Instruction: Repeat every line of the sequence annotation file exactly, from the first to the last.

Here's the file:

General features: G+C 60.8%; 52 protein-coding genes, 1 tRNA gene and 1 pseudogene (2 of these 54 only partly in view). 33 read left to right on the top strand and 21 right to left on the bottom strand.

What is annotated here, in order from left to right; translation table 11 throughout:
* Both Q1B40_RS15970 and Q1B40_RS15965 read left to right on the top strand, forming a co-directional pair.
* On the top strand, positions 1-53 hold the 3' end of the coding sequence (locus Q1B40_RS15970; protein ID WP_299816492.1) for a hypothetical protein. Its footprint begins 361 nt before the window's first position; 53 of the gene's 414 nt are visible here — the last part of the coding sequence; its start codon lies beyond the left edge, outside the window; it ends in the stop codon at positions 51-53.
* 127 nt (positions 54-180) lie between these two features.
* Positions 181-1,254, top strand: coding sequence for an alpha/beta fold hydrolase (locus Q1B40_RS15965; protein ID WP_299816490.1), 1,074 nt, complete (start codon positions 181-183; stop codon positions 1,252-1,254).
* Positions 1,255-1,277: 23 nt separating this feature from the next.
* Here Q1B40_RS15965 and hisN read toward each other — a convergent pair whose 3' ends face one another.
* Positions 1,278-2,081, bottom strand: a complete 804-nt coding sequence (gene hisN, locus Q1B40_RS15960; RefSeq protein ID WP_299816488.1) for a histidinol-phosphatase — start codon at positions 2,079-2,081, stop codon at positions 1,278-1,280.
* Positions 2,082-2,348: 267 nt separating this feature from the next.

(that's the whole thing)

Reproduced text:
General features: G+C 60.8%; 52 protein-coding genes, 1 tRNA gene and 1 pseudogene (2 of these 54 only partly in view). 33 read left to right on the top strand and 21 right to left on the bottom strand.

What is annotated here, in order from left to right; translation table 11 throughout:
* Both Q1B40_RS15970 and Q1B40_RS15965 read left to right on the top strand, forming a co-directional pair.
* On the top strand, positions 1-53 hold the 3' end of the coding sequence (locus Q1B40_RS15970; protein ID WP_299816492.1) for a hypothetical protein. Its footprint begins 361 nt before the window's first position; 53 of the gene's 414 nt are visible here — the last part of the coding sequence; its start codon lies beyond the left edge, outside the window; it ends in the stop codon at positions 51-53.
* 127 nt (positions 54-180) lie between these two features.
* Positions 181-1,254, top strand: coding sequence for an alpha/beta fold hydrolase (locus Q1B40_RS15965; protein ID WP_299816490.1), 1,074 nt, complete (start codon positions 181-183; stop codon positions 1,252-1,254).
* Positions 1,255-1,277: 23 nt separating this feature from the next.
* Here Q1B40_RS15965 and hisN read toward each other — a convergent pair whose 3' ends face one another.
* Positions 1,278-2,081, bottom strand: a complete 804-nt coding sequence (gene hisN, locus Q1B40_RS15960; RefSeq protein ID WP_299816488.1) for a histidinol-phosphatase — start codon at positions 2,079-2,081, stop codon at positions 1,278-1,280.
* Positions 2,082-2,348: 267 nt separating this feature from the next.